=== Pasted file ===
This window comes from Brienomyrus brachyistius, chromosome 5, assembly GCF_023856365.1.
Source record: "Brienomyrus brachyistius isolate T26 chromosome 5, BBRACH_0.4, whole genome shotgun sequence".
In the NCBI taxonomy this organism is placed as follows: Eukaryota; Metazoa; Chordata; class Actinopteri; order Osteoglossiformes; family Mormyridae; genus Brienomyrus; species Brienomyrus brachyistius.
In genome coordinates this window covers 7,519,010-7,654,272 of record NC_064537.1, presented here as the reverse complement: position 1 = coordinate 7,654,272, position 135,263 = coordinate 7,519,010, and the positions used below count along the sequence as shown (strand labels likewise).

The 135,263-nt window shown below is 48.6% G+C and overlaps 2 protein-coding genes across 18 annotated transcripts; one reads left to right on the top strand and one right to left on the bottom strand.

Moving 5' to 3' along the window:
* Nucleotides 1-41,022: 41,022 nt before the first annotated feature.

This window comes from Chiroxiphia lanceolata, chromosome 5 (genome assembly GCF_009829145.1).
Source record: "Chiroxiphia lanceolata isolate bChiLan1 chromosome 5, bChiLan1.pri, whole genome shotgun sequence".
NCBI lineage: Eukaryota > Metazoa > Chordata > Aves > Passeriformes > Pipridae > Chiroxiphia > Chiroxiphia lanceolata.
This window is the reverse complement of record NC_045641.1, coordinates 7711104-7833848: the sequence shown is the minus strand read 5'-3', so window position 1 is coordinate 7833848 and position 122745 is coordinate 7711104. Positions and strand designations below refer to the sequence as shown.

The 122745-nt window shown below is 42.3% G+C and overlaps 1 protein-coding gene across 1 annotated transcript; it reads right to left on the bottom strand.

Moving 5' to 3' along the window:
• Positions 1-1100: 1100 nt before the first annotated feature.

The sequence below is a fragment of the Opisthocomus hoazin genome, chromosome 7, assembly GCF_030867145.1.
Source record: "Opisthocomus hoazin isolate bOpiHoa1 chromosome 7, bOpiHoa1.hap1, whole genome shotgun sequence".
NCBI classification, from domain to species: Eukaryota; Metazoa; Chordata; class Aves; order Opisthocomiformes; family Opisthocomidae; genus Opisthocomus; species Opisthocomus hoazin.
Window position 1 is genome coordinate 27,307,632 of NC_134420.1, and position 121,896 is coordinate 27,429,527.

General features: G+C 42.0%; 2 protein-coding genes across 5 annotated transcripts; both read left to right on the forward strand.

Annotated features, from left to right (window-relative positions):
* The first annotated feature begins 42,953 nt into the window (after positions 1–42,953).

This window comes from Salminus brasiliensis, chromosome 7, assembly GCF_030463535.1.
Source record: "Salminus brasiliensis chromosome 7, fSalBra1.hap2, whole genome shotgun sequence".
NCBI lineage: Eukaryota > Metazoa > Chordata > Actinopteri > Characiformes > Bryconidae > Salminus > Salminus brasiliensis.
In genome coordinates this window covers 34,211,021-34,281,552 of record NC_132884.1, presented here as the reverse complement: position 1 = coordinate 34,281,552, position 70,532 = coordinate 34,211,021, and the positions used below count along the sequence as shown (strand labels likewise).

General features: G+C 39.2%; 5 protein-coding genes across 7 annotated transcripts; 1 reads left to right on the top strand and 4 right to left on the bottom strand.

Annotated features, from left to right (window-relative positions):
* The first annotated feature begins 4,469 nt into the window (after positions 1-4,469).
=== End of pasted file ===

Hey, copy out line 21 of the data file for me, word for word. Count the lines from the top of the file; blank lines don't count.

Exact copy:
* The first annotated feature begins 42,953 nt into the window (after positions 1–42,953).